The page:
I look up to the older generation of queens – they have played an enormous role when it comes to the emancipation of the entire queer community. They have been militant for decades, and fought for our place in society through self-expression. Despite all the pain, they have done it with a good dose of humor. I believe that the aesthetic of magnified makeup, giant costumes and wigs is a very powerful means of drawing attention to the road to equality.
Drag will keep on changing, just like every other art form. It is a form of self-expression that combines many disciplines into one. I therefore believe that drag will increasingly merge with the music and fashion industries, or developments in technology.
Sasa Hara (25)
My drag adventure started about two years ago, when Dynno Dada from House of Hopelezz took me to Milkshake, and then to the Drag Olympics. At the time I only had heels – the others took care of my makeup and outfit. After this crazy first experience, I’d go to the Blue Nights at Club Church once in a while. I would doll myself up; sometimes I’d even go on stage. Later, Taka Taka suggested that I join their house, which was the start of the most exciting period of my life. My drag character Sasa Hara was born about a year and a half ago, and she is still developing.
Sasa Hara is a polymorphic succubus: a female demon that feeds on male energy through sex. Sasa is preferably addressed with "she", but that’s out of sheer habit: her gender is not fixed. She doesn't care about gender and can mutate and adapt herself as she likes.
Drag in Amsterdam is pretty mainstream if you ask me, there is no real underground scene. Drag queens are booked at large-scale events, especially during the Pride season, which really shows the capitalist streak of the city. The general public at these events is not necessarily sensitive to the political issues within the LGBT scene, which is why mainstream drag usually focuses on fun and entertainment. There are few places where queens can talk about HIV, sex work, personal rights, racism and sexual freedom. In my opinion Club Church is the only place in Amsterdam that regularly provides a platform for underground drag culture.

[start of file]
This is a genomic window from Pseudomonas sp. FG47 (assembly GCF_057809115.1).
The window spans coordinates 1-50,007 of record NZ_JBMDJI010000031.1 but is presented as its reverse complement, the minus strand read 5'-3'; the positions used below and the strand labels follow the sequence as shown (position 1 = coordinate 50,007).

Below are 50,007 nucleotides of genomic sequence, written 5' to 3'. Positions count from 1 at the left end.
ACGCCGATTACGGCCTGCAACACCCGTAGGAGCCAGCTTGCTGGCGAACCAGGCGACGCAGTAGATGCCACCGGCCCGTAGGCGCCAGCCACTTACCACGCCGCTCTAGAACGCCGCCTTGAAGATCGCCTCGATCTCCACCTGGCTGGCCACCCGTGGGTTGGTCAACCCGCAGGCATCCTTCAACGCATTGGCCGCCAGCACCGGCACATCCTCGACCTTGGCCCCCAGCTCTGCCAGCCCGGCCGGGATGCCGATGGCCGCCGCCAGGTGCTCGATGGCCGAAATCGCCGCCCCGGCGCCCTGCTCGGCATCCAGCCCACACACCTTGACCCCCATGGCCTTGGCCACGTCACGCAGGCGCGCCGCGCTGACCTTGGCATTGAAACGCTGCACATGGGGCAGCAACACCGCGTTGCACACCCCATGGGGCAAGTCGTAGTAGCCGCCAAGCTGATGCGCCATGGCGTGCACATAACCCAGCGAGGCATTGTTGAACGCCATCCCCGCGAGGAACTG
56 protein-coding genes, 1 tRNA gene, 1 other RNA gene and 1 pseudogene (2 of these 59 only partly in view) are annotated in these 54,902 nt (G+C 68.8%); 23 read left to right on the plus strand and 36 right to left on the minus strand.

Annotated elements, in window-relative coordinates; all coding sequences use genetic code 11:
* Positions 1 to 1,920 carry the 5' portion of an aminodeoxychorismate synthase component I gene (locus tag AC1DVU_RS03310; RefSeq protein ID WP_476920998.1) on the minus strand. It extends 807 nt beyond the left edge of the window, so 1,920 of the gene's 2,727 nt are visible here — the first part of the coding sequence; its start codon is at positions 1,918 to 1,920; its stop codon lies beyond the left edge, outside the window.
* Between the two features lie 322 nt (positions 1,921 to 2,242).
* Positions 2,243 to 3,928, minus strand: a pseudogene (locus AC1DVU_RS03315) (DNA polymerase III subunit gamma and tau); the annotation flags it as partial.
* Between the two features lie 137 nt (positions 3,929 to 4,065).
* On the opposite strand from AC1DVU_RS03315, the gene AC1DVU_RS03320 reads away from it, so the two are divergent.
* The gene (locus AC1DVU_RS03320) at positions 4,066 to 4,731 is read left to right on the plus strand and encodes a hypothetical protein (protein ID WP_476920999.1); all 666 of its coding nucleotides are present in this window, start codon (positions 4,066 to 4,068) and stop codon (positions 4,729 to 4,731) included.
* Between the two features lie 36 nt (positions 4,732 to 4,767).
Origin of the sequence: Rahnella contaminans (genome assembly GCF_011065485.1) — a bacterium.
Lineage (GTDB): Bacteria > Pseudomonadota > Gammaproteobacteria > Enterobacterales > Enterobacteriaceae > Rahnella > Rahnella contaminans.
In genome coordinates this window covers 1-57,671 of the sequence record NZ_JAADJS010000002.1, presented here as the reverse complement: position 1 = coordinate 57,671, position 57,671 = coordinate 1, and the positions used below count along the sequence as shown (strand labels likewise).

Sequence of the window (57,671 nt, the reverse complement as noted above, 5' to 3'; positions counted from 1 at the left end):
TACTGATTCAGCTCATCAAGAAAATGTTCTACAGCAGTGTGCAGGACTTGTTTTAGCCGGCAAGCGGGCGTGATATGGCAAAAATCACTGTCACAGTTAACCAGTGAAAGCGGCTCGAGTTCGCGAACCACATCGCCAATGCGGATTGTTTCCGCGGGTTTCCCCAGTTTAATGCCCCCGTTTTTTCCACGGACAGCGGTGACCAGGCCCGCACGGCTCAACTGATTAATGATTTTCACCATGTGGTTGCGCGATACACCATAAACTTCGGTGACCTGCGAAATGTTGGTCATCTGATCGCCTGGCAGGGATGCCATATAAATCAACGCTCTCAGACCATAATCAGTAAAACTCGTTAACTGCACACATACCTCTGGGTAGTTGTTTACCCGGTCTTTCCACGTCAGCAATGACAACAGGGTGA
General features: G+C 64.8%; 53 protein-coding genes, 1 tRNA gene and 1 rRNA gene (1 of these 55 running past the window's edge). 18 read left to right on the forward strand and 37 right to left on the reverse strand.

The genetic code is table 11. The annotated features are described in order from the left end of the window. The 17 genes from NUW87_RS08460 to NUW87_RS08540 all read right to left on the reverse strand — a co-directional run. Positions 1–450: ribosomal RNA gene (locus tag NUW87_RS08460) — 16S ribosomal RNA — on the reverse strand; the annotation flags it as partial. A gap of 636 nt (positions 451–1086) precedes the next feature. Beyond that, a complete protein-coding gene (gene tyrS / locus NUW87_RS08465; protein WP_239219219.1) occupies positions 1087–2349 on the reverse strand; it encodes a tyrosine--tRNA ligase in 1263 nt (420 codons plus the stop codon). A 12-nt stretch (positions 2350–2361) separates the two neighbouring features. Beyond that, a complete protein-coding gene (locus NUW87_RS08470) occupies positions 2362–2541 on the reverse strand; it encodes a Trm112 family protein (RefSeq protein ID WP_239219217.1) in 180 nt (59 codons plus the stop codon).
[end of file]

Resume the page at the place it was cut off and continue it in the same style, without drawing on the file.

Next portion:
The old generation of drag artists created the subculture and the cultural frame: the words, expressions, techniques and locations. You could say they made a canvas. Although that structure was powerful, it also had a limiting effect. I believe the new generation of drag is pushing the boundaries of this structure. We embrace the weird and the trashy, and we refuse to stick to a strict ideal of beauty. Mixing different aesthetics is getting more and more common and categories such as club kid, drag queen or drag king are less important. Instead, we combine everything into our own, individual creations. No more heroic divas, hail to the dystopian creatures!
Twan Hovius (22)
I used to go to Cirkus Klauterwerck all the time, a large queer party in Amsterdam where you could find the most beautiful characters. I wanted to look as great as them. My looks were modest at first, with green lipstick and some glitter. I started to gradually expand my drag from there. A year and a half ago I became a door host at Club Nyx and from that moment on my drag really took flight – I turned it into something serious. If I had to describe my makeup now, I would say "clown whore warpaint." In terms of styling, my character looks like a dark, androgynous alien clown with military and businesswoman influences.
The Amsterdam drag scene is very diverse – it offers something for everyone. I am surprised that not more people try to benefit from that. I’ve noticed that the younger generation has a lot of respect for the older generation though, simply because the older generation has more experience. What’s new is the fact that people from the current generation are incredibly helpful to one another. You go watch somebody else’s show to support them when you have a day off, for instance.
Drag will continue to develop. We have abandoned the idea that it can only be about super feminine aesthetics. If you have a beard, no problem, you can keep it; if you want to wear a wig or fake tits, that’s fine too. Of course, in the future there will still be queens who prefer the super feminine look, but there’s a lot more freedom now. Fun, individuality and self-expression – that’s what it should be all about. I just find everything less serious and way more entertaining when I have my clown whore warpaint on.
Photography Jaimy Gail
Assistant Jan Hürxkens
This article originally appeared on i-D NL.